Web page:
Are your business ethics in danger? Whether we’re working from the office or remotely, it’s critical to be clear on what is considered acceptable behavior.
With so much uncertainty, employees may feel more pressure to draw attention to themselves, often in a “not so nice” fashion. For example, a salesperson against a quota may feel pressure to lie to a customer to secure a sale, bad-mouth a competitor, and even undermine a co-worker.
This behavior can hurt morale and, if severe enough, lead to legal problems. Owners, managers, and supervisors need to take a firm stand when it comes to ethics.
Your employee handbook should outline your expectations. Make sure they know the difference between right and wrong and that poor decision-making won’t be accepted. You can demonstrate some examples by some simple role-playing.
Leave the door open for those to ask questions before deciding how to behave in a particular situation. On the other side of the coin, everyone should be comfortable enough to report legitimate, unethical behavior in the workplace in a secure environment.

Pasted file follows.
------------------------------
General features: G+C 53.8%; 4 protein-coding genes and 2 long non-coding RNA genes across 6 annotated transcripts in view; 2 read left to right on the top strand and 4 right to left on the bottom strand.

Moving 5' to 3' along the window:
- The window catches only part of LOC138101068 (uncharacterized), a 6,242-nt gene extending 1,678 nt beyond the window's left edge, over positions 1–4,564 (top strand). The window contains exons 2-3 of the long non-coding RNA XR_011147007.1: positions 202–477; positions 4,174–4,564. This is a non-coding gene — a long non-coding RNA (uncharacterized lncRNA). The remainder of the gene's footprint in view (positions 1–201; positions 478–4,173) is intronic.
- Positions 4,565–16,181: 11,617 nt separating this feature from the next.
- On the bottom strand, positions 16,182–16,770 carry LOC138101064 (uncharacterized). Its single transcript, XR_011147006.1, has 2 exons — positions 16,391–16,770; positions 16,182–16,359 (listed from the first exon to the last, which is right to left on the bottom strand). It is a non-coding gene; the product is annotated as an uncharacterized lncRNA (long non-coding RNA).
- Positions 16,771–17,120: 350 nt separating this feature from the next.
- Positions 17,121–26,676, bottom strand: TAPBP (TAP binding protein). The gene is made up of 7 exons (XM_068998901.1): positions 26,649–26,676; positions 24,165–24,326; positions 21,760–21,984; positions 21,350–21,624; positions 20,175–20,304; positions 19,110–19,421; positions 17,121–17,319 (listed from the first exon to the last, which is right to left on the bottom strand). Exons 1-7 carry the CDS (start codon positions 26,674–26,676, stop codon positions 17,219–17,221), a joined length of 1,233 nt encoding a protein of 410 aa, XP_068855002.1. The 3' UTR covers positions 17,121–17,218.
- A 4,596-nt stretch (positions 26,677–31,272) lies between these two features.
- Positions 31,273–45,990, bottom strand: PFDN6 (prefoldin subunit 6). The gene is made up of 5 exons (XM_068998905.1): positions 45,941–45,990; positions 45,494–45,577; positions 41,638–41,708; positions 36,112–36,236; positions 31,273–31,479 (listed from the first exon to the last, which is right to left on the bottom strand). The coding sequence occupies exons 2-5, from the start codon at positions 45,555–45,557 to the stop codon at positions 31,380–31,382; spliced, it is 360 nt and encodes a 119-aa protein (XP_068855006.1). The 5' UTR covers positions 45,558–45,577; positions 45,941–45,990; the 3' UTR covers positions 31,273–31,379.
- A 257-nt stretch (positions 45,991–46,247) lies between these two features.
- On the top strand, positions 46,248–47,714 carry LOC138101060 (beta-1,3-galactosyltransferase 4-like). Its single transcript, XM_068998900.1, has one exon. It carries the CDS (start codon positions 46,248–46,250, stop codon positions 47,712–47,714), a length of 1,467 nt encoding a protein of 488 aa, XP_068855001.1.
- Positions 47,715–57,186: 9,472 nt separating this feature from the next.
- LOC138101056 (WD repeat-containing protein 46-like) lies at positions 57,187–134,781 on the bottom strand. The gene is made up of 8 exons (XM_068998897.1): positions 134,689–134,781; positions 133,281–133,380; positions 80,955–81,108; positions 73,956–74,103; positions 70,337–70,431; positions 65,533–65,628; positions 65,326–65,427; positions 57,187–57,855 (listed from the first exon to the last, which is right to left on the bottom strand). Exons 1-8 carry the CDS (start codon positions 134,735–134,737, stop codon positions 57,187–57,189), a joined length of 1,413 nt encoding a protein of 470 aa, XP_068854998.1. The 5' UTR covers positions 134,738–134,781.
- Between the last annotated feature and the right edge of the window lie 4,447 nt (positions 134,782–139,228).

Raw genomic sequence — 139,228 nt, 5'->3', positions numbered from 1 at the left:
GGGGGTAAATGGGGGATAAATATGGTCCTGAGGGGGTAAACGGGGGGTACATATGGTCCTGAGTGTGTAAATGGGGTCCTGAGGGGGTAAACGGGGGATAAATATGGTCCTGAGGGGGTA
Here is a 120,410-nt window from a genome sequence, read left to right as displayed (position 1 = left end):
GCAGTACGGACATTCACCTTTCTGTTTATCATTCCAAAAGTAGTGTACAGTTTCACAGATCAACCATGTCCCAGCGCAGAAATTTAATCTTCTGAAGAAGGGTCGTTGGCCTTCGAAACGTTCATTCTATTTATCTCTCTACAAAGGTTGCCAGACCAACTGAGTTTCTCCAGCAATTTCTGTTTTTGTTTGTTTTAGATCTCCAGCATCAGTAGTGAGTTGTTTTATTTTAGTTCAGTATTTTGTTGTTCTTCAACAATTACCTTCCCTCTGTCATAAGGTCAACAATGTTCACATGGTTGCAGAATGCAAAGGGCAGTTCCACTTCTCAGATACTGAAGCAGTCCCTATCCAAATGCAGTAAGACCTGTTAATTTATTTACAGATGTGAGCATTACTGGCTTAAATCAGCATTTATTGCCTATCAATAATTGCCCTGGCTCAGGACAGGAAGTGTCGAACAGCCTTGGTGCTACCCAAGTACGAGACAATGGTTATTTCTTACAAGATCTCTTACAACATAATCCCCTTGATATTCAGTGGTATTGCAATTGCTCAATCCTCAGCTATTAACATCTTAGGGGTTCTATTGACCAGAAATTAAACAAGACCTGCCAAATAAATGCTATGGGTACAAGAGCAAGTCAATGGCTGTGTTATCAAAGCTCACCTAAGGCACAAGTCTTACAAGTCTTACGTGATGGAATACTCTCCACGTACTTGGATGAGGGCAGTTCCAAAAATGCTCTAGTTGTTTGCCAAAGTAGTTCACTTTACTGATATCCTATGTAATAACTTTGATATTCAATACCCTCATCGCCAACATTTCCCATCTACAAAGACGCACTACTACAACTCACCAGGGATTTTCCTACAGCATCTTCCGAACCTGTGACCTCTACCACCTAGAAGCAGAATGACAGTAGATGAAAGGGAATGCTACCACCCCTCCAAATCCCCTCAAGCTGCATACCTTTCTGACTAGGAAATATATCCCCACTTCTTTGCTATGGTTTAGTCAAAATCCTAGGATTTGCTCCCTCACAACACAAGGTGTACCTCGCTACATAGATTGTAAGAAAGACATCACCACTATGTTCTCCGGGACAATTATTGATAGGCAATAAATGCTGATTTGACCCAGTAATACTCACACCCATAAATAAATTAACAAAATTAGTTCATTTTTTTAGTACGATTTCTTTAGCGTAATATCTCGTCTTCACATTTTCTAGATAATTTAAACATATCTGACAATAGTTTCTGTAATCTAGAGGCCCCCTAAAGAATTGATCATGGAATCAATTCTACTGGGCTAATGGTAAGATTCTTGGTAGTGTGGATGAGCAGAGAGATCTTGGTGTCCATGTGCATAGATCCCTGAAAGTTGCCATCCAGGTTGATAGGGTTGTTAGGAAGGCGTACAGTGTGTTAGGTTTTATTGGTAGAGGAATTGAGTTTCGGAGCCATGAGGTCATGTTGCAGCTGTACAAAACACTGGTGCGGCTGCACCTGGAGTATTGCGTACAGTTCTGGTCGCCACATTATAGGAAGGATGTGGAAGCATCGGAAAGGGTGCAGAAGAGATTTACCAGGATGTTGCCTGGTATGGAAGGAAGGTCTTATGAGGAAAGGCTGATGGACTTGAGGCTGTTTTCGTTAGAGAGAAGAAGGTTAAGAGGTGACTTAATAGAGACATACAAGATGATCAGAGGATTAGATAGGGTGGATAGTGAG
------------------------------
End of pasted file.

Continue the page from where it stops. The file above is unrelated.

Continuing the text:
If someone breaches the correct behavior, there needs to be corrective action in place. This action should demonstrate that you’re serious and will not stand for this type of behavior. For instance, a leading salesperson falsifies an expense report. Don’t wait to see if he/she does it again, but face it head-on quickly.
Change can be difficult, especially for long-time repeated negative behavior; however, if an employee is unethical, it can hurt the business. And based on the harmful activity, it may wise to simply part ways with that employee before it costs your company more than just hurt feelings.
Walk the Talk
Your policies could be well laid out, but if you are a violater of your own rules, there’s no way you can ask others to behave differently. It’s your responsibility to set an example for others.